Lee Patton, a Lambda Literary Award Finalist for Nothing Gold Can Stay (written as Casey Nelson), returns to his Award-nominated character Ray O’Brien (last seen in Love and Genetic Weaponry: The Beginner’s Guide) in his latest mystery Fresh Grave in Grand Canyon. Ray, a high-school drama teacher, volunteers as a research assistant on a Wildlands Society expedition through the Grand Canyon: for three weeks, the Canyon will be closed to the public so that the team can record mud and seed scatter data from the Glen Dam Canyon Release, part of an effort to recreate pre-dam river surges in the Canyon. Joining Ray are the expedition leader (Jenny Bridger, a family friend), two other Society volunteers (Annette and Tess), a Texas couple (Jack and Carol Carne), an oarsman (Glen Hayes), an oarswoman (Faith Brattle), a guide in training (Tycho Bracken), a Park Ranger (Dukarić, nicknamed “Duke”), and the cook (Hannah Pinch—Jenny’s mother-in-law; or rather, ex-mother-in-law). Naturally, in a group this size, comprised from individuals of varying backgrounds (and amounts of emotional baggage), tensions arise and conflict ensues; however, by the 42nd mile of a 300-mile river trip, Jack (who quickly establishes himself as the least popular expedition member) is found dead on a secluded beach in the Canyon, presumably murdered.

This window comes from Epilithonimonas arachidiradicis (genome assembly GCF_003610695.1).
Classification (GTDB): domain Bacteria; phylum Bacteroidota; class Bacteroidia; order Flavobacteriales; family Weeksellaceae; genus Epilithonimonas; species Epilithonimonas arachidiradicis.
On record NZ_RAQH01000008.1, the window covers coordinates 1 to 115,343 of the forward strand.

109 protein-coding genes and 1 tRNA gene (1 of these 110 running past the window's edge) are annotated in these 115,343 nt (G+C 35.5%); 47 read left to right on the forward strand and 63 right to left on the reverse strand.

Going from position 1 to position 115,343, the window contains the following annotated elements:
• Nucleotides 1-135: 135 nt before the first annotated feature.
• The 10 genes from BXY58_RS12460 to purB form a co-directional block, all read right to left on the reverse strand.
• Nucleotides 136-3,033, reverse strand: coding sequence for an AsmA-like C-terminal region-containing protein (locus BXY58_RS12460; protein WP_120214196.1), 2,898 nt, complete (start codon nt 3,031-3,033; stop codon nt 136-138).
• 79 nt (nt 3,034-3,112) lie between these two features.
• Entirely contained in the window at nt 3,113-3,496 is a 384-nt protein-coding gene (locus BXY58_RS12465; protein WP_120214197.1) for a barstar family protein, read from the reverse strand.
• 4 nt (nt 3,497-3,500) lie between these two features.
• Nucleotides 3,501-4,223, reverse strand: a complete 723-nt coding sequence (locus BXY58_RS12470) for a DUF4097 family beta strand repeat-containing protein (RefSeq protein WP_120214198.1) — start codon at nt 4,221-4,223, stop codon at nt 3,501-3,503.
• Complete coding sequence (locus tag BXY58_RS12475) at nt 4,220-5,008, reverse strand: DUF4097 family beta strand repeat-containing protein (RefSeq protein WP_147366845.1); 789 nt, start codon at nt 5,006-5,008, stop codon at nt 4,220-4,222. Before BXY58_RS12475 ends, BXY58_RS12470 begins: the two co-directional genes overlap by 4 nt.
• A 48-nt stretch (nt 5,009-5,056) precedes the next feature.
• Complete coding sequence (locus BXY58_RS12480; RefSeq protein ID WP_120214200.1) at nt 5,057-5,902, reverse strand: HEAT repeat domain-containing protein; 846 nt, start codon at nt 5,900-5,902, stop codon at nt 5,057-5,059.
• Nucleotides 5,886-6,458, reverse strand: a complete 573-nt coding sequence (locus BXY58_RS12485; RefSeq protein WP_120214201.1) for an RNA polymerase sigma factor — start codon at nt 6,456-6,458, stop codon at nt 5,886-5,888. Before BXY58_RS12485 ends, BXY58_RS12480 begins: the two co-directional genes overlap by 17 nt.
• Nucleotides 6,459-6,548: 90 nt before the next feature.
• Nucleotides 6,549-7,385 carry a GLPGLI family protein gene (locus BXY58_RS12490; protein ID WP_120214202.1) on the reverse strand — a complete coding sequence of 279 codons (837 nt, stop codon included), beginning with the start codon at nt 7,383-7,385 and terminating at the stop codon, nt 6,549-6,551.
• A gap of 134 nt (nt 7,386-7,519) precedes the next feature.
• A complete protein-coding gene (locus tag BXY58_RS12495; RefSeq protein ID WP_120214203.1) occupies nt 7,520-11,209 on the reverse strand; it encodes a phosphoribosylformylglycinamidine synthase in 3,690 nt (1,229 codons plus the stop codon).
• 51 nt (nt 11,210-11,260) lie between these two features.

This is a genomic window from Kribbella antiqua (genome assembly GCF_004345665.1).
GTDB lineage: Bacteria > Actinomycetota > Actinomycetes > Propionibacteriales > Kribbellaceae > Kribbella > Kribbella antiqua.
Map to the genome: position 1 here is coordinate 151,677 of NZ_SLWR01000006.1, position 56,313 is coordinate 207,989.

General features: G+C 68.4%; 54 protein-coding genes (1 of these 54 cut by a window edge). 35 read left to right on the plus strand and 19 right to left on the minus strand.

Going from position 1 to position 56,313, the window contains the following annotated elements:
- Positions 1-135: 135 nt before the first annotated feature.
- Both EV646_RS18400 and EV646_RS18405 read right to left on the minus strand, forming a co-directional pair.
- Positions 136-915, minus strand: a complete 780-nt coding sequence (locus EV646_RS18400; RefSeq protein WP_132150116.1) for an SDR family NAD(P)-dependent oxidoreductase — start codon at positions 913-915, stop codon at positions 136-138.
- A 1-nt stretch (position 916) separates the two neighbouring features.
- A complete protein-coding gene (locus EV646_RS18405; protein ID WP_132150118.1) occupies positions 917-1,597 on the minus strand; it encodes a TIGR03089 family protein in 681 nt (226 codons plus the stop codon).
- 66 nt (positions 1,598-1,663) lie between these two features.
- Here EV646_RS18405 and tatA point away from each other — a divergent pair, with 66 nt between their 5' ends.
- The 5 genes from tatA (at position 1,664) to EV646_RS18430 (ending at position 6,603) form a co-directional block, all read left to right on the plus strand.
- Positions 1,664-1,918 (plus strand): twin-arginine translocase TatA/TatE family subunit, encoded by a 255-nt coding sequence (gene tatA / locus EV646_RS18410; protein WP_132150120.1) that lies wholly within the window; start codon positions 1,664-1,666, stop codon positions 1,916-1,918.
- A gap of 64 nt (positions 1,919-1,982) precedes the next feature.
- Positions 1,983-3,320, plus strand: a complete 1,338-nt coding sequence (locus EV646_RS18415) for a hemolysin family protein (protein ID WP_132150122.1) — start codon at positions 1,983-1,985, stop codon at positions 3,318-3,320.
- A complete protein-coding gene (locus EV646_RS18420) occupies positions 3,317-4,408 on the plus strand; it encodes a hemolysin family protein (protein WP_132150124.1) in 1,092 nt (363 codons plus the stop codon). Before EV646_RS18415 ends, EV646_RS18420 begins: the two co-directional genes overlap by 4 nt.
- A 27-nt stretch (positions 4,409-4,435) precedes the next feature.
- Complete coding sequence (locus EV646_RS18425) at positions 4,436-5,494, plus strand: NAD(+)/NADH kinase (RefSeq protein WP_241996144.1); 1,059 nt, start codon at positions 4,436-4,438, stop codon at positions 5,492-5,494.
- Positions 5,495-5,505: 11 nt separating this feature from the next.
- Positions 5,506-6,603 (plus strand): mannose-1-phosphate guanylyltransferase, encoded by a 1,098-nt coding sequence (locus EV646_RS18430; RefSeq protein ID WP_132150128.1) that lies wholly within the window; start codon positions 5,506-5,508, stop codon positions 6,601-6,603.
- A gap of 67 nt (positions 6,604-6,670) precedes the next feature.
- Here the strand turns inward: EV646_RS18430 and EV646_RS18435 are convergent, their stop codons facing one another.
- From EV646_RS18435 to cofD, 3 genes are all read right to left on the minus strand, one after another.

The tension begun in the first half of the novel only increases as the second half follows Ray and Jenny as they try to solve the mystery: suddenly, eighteenth-century Mormon graves and shipwreck memorials become ominous foreshadowings. Ray (and the reader), naturally, after meeting the other characters and learning their backgrounds, have certain expectations as to who might have a motive, which are deftly subverted by Patton; the narrative twists and turns nearly as much as the Colorado River. Complicating this narrative further is the intense attraction Ray feels for Duke: however, Duke, like everyone else on this expedition, is fighting numerous demons. Even if he reciprocates Ray’s attraction, should Ray follow through on it? (Ray, like many characters in long-running mystery series, has not had a stellar track record regarding romantic partners.)
The mystery of how Jack died is only one stratum of Patton’s novel. Interspersed throughout each character’s story is the story of the Grand Canyon itself, from its multi-million year old fossils to the more recent lore of the humans who have explored and died in it. In addition to his research into the history of the Grand Canyon, Patton has rafted the Colorado River through the Canyon twice, and he communicates a sense of wonder and awe that makes me want to see the Canyon for myself (and also check to see if the places in the novel mesh with the actual physical Canyon).
And of course, Jack’s death is not the only mystery in this novel. Will Ray’s attraction towards Duke be returned and develop further? (And talk about dramatic foreshadowing: the novel’s opening scene between Ray and Duke is hot. I was reading just as much to find out how that mystery turns out as much as whodunit.) So this novel asks several, all compelling, questions: How did Jack Carne die? What does responsible stewardship of the Grand Canyon look like? Will Ray and Duke become an item? These questions and more will keep you turning the pages to uncover the answers.
Reviewed by Keith John Glaeske